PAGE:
Music can change lives. There’s no other way I can say it.

Kamila Hines-Muhammad, 17, clarinet

The Soldier’s Tale is quite atypical instrumental chamber music; it incorporates several metric changes, abstract musical ideas and a jarring storyline of a soldier’s encounter with the devil. Parts of this piece are very intense and others are more relaxed and carefree, and my group tried to evoke these images of such dynamic shifts with our music One image my chamber ensemble and I tried to convey in the piece was the devil dancing around, perhaps in a circle around someone, very mischievously during the “Devil’s Dance.”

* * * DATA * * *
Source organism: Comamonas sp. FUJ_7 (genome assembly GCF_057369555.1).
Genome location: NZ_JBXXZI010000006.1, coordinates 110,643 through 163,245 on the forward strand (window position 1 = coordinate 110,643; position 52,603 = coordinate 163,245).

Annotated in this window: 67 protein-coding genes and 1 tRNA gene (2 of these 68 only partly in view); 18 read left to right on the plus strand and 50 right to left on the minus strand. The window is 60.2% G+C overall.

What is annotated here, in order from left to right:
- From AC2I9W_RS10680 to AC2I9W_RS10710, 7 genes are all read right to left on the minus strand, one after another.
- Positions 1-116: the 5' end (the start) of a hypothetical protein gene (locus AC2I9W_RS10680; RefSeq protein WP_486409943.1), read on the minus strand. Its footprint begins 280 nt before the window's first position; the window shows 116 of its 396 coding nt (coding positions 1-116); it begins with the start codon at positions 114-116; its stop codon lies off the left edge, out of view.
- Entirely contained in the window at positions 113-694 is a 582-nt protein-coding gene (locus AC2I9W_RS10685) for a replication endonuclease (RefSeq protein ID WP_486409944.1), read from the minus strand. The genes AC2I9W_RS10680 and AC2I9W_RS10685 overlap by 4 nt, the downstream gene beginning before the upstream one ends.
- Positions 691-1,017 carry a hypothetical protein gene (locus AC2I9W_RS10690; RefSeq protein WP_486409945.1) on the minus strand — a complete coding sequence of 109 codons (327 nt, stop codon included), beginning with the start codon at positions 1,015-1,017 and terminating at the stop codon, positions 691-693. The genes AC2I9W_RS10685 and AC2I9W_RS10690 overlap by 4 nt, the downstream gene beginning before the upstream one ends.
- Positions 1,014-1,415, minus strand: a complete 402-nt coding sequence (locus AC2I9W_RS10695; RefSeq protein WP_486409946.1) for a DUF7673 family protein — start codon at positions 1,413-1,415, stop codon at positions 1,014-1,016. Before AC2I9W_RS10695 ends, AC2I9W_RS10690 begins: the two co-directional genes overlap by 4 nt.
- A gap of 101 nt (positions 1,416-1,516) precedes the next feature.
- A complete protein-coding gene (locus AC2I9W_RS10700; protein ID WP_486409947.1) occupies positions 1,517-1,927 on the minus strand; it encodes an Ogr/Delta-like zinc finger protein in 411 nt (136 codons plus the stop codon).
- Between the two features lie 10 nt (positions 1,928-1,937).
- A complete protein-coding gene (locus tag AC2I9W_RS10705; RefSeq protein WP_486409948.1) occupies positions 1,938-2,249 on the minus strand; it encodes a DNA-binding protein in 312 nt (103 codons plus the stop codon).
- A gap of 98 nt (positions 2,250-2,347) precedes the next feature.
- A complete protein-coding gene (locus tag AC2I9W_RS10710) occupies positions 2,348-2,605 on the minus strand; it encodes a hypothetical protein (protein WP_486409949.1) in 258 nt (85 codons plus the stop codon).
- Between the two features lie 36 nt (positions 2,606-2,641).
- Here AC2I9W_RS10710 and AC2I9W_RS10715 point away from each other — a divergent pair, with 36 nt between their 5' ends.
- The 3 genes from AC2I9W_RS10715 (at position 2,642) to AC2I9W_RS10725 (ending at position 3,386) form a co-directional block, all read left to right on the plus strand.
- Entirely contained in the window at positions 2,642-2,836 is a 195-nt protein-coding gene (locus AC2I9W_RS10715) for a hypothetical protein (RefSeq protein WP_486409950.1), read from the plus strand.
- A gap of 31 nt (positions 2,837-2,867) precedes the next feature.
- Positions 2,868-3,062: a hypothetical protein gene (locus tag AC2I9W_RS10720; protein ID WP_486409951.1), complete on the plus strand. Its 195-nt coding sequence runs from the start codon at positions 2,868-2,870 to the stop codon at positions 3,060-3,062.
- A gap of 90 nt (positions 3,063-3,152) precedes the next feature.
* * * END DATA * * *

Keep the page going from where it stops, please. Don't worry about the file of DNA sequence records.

The Soldier’s Tale takes more focus, concentration and gravitas than any other piece I have played. One of the most imperative things to interpret was the intent behind each and every phrase Stravinsky wrote. Matching these intentions across the group was one of the biggest challenges of the piece, but also became one of the most fun.

Post Show Reflection: My favorite memories post-show were watching Youtube videos backstage before going on air, the rushing sense of accomplishment post performance, and Nikita’s prom story! =) The actual performance was simultaneously terrifying, with the pressure to be perfect, and exhilarating, because it was so much fun to play in my group

Music has the power to change the world and unite everyone to a common cause and emotional connection.

Abigail Arnold, 17, bassoon